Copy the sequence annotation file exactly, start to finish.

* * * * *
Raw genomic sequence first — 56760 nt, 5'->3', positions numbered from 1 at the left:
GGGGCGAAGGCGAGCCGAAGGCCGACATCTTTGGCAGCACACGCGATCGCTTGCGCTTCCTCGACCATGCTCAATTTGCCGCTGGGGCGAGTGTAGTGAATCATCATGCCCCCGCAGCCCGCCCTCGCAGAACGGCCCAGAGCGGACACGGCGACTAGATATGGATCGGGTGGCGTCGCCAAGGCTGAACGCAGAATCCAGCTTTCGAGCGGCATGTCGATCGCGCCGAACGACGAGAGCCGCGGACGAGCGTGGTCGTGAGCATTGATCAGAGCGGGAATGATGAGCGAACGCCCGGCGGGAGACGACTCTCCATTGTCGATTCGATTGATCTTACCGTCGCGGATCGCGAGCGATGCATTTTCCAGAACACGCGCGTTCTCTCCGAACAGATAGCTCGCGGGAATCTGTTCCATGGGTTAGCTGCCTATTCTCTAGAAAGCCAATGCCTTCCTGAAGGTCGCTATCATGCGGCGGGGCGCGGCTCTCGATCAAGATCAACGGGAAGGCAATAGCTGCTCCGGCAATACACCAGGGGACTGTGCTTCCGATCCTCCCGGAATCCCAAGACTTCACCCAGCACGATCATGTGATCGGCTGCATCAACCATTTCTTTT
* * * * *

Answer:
Raw genomic sequence first — 56760 nt, 5'->3', positions numbered from 1 at the left:
GGGGCGAAGGCGAGCCGAAGGCCGACATCTTTGGCAGCACACGCGATCGCTTGCGCTTCCTCGACCATGCTCAATTTGCCGCTGGGGCGAGTGTAGTGAATCATCATGCCCCCGCAGCCCGCCCTCGCAGAACGGCCCAGAGCGGACACGGCGACTAGATATGGATCGGGTGGCGTCGCCAAGGCTGAACGCAGAATCCAGCTTTCGAGCGGCATGTCGATCGCGCCGAACGACGAGAGCCGCGGACGAGCGTGGTCGTGAGCATTGATCAGAGCGGGAATGATGAGCGAACGCCCGGCGGGAGACGACTCTCCATTGTCGATTCGATTGATCTTACCGTCGCGGATCGCGAGCGATGCATTTTCCAGAACACGCGCGTTCTCTCCGAACAGATAGCTCGCGGGAATCTGTTCCATGGGTTAGCTGCCTATTCTCTAGAAAGCCAATGCCTTCCTGAAGGTCGCTATCATGCGGCGGGGCGCGGCTCTCGATCAAGATCAACGGGAAGGCAATAGCTGCTCCGGCAATACACCAGGGGACTGTGCTTCCGATCCTCCCGGAATCCCAAGACTTCACCCAGCACGATCATGTGATCGGCTGCATCAACCATTTCTTTT